The Risks of Not Treating Ankylosing Spondylitis

By

Grant Louie, MD, MHS

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Doctor Listening The Patient's Lungs

Ankylosing spondylitis (AS), a progressive inflammatory disease that affects vertebrae in the spine and often the hip, knee, and shoulder joints, can be difficult to diagnose. Many of my patients come to me with symptoms such as back and hip pain and stiffness, which are similar to other forms of spinal arthritis or general chronic back pain conditions. Early symptoms of AS are often minor and, as a result, are ignored or attributed to other things such as overexertion or injury. But, the longer AS goes untreated, the more debilitating and widespread symptoms may become.

While some people have only mild, occasional back pain and stiffness, others develop severe mobility issues that impact their range of motion and ability to perform even the simplest task such as tying their shoes. Early diagnosis and treatment may help reduce symptoms and long-term complications, but if left untreated, AS may progress to the following conditions:

Limited Mobility and Spinal Deformity

AS causes inflammation in the spine, and if this inflammation goes untreated, the vertebrae in the spine can fuse together, impacting a person’s mobility and appearance. Depending on where the spine fuses and how severe it is, AS could result in a curved back or hunchback–or worse, the inability to lift your neck. In severe cases, the vertebrae in the neck can fuse together, leading to difficulty raising the head, eating, or even breathing. When this occurs, complex spinal surgery may be necessary.

Restricted Lung Capacity and Function

Inflammation from AS can spread to the ribs and the areas between the ribs, spine, and breastbone; this prevents the lungs from fully expanding, causing breathing problems. Chronic inflammation can also scar lung tissue, making people with AS more vulnerable to lung infections.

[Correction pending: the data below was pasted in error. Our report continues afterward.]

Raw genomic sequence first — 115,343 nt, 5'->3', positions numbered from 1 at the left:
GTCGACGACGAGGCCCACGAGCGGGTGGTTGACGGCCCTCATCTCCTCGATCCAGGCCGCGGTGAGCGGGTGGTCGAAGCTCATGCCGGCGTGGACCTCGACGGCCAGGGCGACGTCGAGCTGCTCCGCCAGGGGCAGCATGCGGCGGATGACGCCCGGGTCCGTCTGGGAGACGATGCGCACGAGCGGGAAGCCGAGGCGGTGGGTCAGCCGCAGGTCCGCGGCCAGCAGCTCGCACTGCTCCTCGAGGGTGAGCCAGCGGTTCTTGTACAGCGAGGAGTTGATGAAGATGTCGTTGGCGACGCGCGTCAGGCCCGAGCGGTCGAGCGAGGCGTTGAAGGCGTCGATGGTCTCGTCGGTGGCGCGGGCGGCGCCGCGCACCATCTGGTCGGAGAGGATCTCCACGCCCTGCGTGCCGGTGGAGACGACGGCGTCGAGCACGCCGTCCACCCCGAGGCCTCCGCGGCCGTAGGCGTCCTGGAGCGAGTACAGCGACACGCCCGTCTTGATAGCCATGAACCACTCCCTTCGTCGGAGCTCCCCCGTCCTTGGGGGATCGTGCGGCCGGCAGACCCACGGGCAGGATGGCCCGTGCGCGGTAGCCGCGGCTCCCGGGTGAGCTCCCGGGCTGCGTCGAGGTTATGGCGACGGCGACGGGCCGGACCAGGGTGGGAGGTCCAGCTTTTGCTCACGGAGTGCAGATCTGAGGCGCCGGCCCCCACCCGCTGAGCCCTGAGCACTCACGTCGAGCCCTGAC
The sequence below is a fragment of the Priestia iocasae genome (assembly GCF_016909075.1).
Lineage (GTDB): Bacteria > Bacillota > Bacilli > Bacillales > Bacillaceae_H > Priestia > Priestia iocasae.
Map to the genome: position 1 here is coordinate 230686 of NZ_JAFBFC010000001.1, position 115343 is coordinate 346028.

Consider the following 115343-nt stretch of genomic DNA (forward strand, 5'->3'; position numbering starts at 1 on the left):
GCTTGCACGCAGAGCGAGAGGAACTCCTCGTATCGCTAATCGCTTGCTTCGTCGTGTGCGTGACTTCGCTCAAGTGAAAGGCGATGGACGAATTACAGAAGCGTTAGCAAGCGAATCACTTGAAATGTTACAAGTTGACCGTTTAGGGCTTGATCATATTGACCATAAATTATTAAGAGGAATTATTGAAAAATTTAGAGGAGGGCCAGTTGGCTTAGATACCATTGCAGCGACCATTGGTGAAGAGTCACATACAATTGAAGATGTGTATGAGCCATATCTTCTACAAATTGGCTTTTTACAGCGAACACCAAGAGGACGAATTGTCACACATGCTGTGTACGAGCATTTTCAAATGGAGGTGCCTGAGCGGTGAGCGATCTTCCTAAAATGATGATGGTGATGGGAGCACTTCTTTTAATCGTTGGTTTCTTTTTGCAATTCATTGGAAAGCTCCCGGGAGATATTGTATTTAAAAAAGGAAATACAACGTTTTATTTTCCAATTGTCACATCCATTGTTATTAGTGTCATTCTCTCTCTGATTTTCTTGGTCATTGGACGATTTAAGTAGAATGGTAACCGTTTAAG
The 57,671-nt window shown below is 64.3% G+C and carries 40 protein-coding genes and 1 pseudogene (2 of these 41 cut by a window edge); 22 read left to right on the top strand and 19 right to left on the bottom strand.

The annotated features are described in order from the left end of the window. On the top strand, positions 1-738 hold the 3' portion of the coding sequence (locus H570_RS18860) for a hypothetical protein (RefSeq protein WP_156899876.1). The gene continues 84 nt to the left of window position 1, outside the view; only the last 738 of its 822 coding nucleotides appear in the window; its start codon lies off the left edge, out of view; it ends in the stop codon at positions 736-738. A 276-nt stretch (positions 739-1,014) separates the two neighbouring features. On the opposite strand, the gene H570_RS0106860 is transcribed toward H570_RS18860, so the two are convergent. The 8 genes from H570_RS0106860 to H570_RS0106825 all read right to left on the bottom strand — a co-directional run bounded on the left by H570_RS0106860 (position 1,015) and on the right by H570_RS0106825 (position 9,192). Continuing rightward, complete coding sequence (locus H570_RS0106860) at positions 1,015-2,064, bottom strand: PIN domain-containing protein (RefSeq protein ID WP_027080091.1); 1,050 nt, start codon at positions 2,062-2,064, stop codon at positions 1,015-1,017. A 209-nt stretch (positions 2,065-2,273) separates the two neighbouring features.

Osteoporosis and Spine Fractures

When spine vertebrae fuse together, as is the case with more advanced AS, the bones become weaker and more susceptible to fractures. Plus, about 50% of people with AS develop osteoporosis, which can also increase a patient’s risk of spinal fractures. I tell all my patients they should get a bone mineral density test early in their disease to screen for osteoporosis.

Eye Inflammation and Blindness

Uveitis, or eye inflammation, is a problem that affects about 40% of people with AS. Symptoms include sensitivity to light, redness, tearing, and blurry vision. Eye drops and medication can take care of the symptoms, but if left untreated, uveitis can lead to reduced vision.

Gastrointestinal Issues

In addition to the eyes, inflammation caused by AS can spread to other organs, such as the intestines. This inflammation can lead to inflammatory bowel disease (IBD) like Crohn’s disease or ulcerative colitis (UC). AS can also cause more general gastrointestinal issues including abdominal pain, bloating, gas, diarrhea, or blood in the stool.

Severe Joint Pain and Joint Replacement

AS can cause inflammation in the knee, hip, or shoulder joints. Chronic inflammation of these joints can lead to severe pain and damage to joint health. In the cases of acute damage and impairment to these joints, patients may require joint replacement surgery to completely replace the diseased joint.

Rare But Serious Complications

Long term, advanced and severe cases of AS can result in amyloidosis (the buildup of abnormal protein in the gut, kidneys, and other organs). This condition, in very rare cases, can lead to life-threatening organ dysfunction.



THIS CONTENT DOES NOT PROVIDE MEDICAL ADVICE. This content is provided for informational purposes and reflects the opinions of the author. It is not a substitute for professional medical advice, diagnosis or treatment. Always seek the advice of a qualified healthcare professional regarding your health. If you think you may have a medical emergency, contact your doctor immediately or call 911.


Grant Louie, MD, MHS

Grant Louie, MD, MHS, is associate director of the Spondyloarthritis Program at the Johns Hopkins Arthritis Center. He’s also assistant professor of medicine in the Johns Hopkins Division of Rheumatology. View his Healthgrades profile >

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